Subject Re: [Firebird-Java] lc_ctype support
Author Marczisovszky Daniel

I'll check the new sources soon, you should know I have not seen that,
but I want to tell my thoughts about this question. If I write
something that is not clear, please ask, as this is the most
complicated area in computing (I mean encodings).

First of all (as usual) I have big problem with the new code. Actually
we can argue about it, moreover I wish to argue about it. It will be a
bit hard explain, as there is no way to write Unicode characters in an
email, but I'll try.

In the Hungarian language, for example, we have a character that
looks like this: (it's Unicode code is 0x151)



But for a long time we had to use (until Unicode fonts and Unicode
operation systems and languages turned up) Unicode 0xF5 which is
actually ASCII 0xF5 that looks like this:



Still, in our days, we have to use 0xF5 in many areas that still do
not support Unicode, like web development (yes, even the latest
version of Tomcat has serious bugs in this area) As example I could
also mention many other JDBC driver or even with the latest JDK it is
not possibly to read from a random access file with encodings.

What does that mean? It means, that when I read data from such
sources, I can not specify the ISO-8859-2 encoding and when I get the
data, I will get Unicode 0xF5 instead of 0x151 (which is the real
Hungarian ő - this email was written with encoding 8859-2 so if your
client supports it, you should see that first (upper) character).

Quick example: when I read parameters from a web form, I'll get the
values as ISO-8859-1, and I'll have 0xF5, not 0x151, although the new
servlet API supports encoding in a few cases, but not for every case.
Moreover, I have to write back 0xF5 if I want the browser to
understand it. Same happens when I read and write from and to many
JDBC sources. This is not a problem, as internally I know that 0xF5
should be "interpreted" as Hungarian ő (0x151), but most of time I
even don't have to care about that as there are no character-level

After such a long introduction, my problem is coming: when set
lc_ctype with the new driver, it forces me to pass strings in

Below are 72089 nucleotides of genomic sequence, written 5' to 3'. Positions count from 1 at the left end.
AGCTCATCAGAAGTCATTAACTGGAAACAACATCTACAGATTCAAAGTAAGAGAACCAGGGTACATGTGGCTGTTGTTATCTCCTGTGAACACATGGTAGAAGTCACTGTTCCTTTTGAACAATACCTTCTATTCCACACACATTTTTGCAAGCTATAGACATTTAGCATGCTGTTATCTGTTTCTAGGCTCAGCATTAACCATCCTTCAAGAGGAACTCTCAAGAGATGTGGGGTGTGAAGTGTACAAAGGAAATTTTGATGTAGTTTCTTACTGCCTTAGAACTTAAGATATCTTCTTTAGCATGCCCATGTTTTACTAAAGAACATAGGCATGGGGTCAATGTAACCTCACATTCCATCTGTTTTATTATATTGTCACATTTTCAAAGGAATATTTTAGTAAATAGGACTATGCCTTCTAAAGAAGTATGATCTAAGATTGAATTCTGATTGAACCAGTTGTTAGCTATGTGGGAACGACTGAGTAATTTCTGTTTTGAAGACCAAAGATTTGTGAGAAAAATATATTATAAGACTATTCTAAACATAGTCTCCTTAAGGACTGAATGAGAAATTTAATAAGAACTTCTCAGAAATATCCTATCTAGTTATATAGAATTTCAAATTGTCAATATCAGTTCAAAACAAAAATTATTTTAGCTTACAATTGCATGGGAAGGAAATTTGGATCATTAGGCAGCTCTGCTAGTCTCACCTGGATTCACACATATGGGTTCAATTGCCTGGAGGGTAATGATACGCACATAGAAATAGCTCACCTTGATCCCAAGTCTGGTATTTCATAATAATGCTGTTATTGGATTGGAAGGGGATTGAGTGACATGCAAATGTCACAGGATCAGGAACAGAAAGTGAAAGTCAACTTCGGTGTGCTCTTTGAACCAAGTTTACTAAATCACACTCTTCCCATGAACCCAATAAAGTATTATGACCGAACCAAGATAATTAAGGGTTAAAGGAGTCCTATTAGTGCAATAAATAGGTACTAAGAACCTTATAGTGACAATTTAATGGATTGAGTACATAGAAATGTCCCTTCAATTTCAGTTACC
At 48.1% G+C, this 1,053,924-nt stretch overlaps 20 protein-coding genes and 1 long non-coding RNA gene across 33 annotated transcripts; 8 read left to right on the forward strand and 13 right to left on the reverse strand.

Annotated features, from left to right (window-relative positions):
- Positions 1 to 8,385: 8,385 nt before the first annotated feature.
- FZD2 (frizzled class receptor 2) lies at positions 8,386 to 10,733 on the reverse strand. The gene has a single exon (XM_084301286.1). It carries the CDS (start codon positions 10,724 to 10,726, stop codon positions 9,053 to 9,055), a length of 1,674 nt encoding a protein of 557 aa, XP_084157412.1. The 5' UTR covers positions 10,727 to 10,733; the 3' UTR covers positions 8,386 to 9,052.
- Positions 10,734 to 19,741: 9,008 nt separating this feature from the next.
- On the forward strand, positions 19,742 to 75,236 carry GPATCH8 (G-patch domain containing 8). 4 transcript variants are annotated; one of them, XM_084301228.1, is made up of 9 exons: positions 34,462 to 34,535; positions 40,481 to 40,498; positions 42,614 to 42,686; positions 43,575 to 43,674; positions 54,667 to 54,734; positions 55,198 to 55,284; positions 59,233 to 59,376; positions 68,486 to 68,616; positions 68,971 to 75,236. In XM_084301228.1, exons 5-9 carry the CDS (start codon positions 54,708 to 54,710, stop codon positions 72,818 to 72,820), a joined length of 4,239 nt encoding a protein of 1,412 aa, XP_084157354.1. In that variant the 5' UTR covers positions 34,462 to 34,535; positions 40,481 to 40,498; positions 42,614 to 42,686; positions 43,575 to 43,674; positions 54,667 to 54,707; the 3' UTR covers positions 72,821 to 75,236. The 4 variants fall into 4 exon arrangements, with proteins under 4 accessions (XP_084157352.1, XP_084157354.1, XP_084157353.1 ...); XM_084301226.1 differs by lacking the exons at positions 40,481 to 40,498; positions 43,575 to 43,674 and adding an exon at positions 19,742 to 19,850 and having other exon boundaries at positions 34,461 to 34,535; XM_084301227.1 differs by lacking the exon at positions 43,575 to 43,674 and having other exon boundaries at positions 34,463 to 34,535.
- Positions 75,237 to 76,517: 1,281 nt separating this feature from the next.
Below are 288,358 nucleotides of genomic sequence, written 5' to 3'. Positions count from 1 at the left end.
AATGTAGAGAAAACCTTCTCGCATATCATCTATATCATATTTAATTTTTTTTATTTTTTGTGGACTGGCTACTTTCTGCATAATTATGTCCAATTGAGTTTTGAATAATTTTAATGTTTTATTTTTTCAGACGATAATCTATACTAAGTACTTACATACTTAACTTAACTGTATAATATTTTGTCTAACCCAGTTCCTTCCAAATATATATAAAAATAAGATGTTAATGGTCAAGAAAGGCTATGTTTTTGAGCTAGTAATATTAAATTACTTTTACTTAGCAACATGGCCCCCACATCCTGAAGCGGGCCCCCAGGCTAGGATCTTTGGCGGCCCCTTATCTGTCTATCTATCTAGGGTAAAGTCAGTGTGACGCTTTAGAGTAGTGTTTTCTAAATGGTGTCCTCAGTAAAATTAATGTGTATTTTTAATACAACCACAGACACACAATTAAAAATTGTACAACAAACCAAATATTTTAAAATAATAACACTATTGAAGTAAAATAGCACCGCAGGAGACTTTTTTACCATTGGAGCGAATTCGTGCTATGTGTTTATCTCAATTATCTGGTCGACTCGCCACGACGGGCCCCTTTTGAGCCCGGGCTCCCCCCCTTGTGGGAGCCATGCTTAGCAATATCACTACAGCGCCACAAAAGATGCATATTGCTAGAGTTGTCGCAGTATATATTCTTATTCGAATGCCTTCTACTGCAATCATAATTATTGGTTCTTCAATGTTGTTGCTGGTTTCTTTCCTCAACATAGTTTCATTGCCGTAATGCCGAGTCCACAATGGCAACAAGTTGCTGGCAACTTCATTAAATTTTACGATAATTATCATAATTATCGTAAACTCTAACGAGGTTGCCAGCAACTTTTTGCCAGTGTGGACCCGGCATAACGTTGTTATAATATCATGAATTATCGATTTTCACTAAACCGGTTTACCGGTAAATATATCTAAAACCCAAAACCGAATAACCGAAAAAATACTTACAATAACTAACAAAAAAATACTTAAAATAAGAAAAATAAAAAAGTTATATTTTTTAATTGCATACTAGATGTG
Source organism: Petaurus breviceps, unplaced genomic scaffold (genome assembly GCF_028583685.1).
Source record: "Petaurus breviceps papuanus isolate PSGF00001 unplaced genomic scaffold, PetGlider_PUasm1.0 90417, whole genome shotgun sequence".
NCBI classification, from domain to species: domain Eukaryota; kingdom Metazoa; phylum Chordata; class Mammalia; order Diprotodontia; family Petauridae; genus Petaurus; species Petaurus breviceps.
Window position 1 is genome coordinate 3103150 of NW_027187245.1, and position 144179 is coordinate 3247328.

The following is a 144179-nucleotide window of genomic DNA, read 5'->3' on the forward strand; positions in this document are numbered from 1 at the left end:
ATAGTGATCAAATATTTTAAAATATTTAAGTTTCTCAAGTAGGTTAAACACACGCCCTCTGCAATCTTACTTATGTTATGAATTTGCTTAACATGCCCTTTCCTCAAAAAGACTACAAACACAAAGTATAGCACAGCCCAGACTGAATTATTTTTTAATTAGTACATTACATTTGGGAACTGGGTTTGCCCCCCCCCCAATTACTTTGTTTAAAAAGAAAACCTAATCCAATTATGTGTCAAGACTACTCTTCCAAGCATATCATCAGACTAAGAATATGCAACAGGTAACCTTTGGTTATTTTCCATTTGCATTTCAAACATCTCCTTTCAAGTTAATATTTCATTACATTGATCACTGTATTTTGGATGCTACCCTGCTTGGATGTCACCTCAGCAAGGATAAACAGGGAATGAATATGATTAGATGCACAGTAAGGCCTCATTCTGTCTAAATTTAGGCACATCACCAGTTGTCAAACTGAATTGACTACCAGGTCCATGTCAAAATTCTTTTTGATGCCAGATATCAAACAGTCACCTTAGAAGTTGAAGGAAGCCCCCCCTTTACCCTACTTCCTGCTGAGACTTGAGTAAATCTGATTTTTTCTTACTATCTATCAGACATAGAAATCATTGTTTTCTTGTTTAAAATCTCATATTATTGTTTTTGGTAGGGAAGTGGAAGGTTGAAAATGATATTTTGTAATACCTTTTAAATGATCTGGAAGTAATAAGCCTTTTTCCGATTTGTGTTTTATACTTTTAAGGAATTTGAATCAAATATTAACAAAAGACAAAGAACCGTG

ISO-8859-2 format. So if I want to write a string with setString, for
example, it must not contain 0xF5, although I have it everywhere. If
it has, I'll have the usual arithmetic conversion... exception.
Moreover when I read the string back, it will contain 0x151, which I
can not write back to the browser (or a random access file, or another
SQL server with a different JDBC driver).

I believe that this is not a problem of the Hungarian language only,
but many Eastern language. While we don't have Unicode *everywhere*, I
think the driver should not force such a translation, or the developer
should be able to switch it off, otherwise, translations will be
required every time where a string-database operation occures.

Unfortunately still *many* software components except strings in
ISO-8859-1 encoding.

We should note that Firebird lc_ctype encoding is not always the same
as Java encoding. Of course I happily implement this feature as I
really need it :)

You may also ask why to set lc_ctype at all if I want to switch off
the character translation, as in that case the driver would not use
encoding at all? Question is right: because if we do not specify the
lc_ctype, Firebird even don't accept characters like 0xF5. (same
arithmetic exception)

What I would really need is: support for lc_ctype (now we have this)
but to make translation (or character encoding or whatever it's name)
disable if I need that.

I don't know if such feature would fit in the official driver, I hope
answer is yes. I really want to hear the opinions from those people
who develop softwares with a different character set from the Western

How would I imagine that? Maybe I pass a parameter through the
Properties object for the Connection that would override the result
string in getIscEncoding() in FBManagedConnection.

I hope I was clear just as my problem, although this a rather complex

Best wishes,